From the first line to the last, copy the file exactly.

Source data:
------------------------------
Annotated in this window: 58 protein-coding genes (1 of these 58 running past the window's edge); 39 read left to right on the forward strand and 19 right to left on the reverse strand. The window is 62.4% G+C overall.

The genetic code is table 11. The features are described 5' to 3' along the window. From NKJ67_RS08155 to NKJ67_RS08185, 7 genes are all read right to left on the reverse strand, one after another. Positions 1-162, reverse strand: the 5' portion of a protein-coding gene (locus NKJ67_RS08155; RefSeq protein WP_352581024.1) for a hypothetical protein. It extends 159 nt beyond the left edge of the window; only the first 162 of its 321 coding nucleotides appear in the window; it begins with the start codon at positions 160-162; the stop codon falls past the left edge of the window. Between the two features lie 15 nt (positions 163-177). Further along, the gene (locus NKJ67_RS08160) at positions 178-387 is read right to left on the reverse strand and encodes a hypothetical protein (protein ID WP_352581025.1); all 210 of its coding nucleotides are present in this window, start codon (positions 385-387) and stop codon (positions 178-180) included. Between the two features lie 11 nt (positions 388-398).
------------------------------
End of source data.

Annotated in this window: 58 protein-coding genes (1 of these 58 running past the window's edge); 39 read left to right on the forward strand and 19 right to left on the reverse strand. The window is 62.4% G+C overall.

The genetic code is table 11. The features are described 5' to 3' along the window. From NKJ67_RS08155 to NKJ67_RS08185, 7 genes are all read right to left on the reverse strand, one after another. Positions 1-162, reverse strand: the 5' portion of a protein-coding gene (locus NKJ67_RS08155; RefSeq protein WP_352581024.1) for a hypothetical protein. It extends 159 nt beyond the left edge of the window; only the first 162 of its 321 coding nucleotides appear in the window; it begins with the start codon at positions 160-162; the stop codon falls past the left edge of the window. Between the two features lie 15 nt (positions 163-177). Further along, the gene (locus NKJ67_RS08160) at positions 178-387 is read right to left on the reverse strand and encodes a hypothetical protein (protein ID WP_352581025.1); all 210 of its coding nucleotides are present in this window, start codon (positions 385-387) and stop codon (positions 178-180) included. Between the two features lie 11 nt (positions 388-398).